“Clearly foreign direct investment is welcome and we need it, but we also need for there to be a thriving domestic economy.... If you were in any country, like Trump’s saying, ‘America First’, you would try and shore up as much as possible the national capital. I believe the people who live here should never be at a competitive disadvantage in their economy.”
Addressing the National Progressive Institute, the Progressive Liberal Party’s (PLP) think-tank, on Tuesday night, Mr Sears had argued that the tax breaks, subsidies and other concessions had reached “a point of diminishing return” for The Bahamas.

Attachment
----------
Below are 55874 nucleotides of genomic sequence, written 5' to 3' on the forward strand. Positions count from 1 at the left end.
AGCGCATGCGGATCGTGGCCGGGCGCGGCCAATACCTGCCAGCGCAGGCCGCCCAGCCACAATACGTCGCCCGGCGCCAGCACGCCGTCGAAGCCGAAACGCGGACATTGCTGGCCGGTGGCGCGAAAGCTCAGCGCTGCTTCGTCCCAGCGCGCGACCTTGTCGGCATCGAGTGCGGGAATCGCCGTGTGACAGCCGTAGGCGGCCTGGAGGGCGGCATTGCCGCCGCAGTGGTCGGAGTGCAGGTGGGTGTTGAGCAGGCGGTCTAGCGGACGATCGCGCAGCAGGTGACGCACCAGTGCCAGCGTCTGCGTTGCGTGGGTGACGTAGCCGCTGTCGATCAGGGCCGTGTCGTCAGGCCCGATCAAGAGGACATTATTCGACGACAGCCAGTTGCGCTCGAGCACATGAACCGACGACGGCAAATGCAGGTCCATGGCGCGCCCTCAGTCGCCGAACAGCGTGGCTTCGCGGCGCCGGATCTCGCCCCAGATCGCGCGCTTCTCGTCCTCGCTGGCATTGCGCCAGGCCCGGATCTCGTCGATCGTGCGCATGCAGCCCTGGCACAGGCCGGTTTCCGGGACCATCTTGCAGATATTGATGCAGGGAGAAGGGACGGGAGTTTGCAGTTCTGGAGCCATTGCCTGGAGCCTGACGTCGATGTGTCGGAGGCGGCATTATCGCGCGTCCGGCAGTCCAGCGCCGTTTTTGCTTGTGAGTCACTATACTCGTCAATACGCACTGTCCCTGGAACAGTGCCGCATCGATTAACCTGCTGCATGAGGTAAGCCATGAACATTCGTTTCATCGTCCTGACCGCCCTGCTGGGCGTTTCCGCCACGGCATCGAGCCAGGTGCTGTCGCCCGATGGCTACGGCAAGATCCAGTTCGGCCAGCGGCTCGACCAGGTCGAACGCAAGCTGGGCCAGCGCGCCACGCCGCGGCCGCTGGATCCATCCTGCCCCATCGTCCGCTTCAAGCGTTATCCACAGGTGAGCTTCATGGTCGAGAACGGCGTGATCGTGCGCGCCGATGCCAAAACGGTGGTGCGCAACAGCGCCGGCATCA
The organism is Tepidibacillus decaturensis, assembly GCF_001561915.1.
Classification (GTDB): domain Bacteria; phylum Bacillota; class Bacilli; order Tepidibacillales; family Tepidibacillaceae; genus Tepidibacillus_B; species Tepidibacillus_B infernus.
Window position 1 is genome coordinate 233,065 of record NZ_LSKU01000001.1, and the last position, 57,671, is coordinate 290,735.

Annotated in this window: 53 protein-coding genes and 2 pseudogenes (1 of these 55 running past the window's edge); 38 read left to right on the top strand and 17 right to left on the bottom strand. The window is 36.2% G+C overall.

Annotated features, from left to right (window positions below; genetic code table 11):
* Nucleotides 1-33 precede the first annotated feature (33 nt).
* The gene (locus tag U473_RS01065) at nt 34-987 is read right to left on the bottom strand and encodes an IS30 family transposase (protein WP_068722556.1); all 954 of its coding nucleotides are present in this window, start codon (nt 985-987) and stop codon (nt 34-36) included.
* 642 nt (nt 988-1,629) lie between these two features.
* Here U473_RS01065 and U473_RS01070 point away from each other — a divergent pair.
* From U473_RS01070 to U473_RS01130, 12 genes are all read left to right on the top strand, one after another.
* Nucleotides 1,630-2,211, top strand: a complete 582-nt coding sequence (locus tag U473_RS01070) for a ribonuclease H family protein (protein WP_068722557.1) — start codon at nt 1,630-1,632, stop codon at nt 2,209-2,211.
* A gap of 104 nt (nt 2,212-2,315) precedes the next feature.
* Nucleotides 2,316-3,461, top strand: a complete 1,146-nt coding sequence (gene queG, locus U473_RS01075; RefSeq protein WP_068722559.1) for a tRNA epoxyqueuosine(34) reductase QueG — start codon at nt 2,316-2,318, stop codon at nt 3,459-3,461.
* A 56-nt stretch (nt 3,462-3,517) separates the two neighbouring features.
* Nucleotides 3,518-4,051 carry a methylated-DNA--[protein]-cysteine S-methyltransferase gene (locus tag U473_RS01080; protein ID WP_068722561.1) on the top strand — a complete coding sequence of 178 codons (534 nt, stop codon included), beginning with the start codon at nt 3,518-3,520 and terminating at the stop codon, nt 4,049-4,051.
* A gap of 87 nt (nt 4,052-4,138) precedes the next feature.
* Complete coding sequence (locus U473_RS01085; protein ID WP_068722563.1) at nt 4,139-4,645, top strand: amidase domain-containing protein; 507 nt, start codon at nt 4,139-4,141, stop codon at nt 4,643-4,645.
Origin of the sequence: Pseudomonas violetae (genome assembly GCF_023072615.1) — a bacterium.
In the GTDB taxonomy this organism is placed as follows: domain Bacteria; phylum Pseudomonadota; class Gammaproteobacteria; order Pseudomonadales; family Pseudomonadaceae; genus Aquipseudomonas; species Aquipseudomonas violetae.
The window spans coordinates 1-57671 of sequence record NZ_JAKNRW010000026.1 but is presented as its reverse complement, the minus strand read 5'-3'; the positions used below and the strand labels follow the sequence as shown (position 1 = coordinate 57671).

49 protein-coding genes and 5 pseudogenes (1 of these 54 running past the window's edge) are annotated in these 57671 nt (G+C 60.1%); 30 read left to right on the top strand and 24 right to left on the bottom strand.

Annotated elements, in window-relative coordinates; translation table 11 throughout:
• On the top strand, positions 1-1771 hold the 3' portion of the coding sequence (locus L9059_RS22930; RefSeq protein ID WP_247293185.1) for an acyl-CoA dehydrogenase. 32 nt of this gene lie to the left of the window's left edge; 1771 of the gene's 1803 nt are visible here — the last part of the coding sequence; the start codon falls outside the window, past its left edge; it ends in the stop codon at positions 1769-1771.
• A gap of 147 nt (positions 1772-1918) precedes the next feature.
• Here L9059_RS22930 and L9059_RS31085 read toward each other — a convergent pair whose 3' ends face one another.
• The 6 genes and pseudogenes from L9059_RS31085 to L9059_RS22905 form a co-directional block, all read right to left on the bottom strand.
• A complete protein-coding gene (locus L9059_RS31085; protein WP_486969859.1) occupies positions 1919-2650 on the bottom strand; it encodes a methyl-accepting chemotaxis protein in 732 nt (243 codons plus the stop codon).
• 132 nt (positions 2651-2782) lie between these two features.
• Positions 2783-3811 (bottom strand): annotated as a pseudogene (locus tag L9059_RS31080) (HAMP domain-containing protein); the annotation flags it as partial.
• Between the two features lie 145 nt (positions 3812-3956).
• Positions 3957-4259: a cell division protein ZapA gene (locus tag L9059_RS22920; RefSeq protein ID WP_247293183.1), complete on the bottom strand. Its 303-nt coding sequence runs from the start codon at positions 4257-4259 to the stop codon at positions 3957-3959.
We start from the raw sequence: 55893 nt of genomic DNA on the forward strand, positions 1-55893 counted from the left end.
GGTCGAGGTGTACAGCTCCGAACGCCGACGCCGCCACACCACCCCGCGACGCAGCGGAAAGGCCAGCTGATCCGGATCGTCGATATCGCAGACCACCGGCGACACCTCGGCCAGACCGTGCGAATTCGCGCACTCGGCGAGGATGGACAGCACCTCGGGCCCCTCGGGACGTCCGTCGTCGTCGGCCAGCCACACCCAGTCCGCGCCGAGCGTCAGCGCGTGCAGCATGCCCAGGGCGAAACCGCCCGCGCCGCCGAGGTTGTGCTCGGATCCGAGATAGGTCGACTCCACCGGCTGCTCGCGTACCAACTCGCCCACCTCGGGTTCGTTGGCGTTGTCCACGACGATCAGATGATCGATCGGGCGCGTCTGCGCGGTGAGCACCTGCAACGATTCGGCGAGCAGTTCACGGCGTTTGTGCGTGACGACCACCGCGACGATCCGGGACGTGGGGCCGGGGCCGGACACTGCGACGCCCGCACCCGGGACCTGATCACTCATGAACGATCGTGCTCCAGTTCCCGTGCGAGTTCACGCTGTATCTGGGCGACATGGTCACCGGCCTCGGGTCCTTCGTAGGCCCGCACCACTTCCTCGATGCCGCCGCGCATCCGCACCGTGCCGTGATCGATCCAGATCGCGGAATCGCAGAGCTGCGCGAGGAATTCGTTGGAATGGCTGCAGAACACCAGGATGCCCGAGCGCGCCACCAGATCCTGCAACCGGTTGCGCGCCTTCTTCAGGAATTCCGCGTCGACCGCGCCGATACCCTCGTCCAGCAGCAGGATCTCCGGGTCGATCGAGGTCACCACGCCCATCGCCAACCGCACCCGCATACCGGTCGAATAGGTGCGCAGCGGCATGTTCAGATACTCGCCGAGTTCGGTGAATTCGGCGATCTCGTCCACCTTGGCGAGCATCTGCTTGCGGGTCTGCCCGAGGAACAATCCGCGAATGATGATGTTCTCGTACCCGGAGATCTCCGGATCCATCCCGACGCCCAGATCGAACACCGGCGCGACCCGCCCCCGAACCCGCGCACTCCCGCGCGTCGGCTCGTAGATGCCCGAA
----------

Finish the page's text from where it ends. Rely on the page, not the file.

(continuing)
He said these foregone taxes not only reduced the revenues available to the Government for the delivery of improved public services, but represented a “constraint on national development” due to a tax burden that fell increasingly heavily on Bahamian-owned companies and players in the domestic economy.
Mr Sears pointed to the massive multi-million dollar incentives granted to the tourism industry as one such example, noting that that the likes of Atlantis and Baha Mar receive annual $4m promotional cash subsidies from taxpayers via the Ministry of Tourism in addition to tax breaks and other concessions.
“On an estimated investment of $2.5 -$3 bn, it is conservatively estimated that [Atlantis] receives concessions conservatively valued in excess of $500m, inclusive of exemptions from custom duties, real property tax, stamp duty and casino tax rebate under Hotel Encouragement Act, the Stamp Act and the Heads of Agreement,” he added.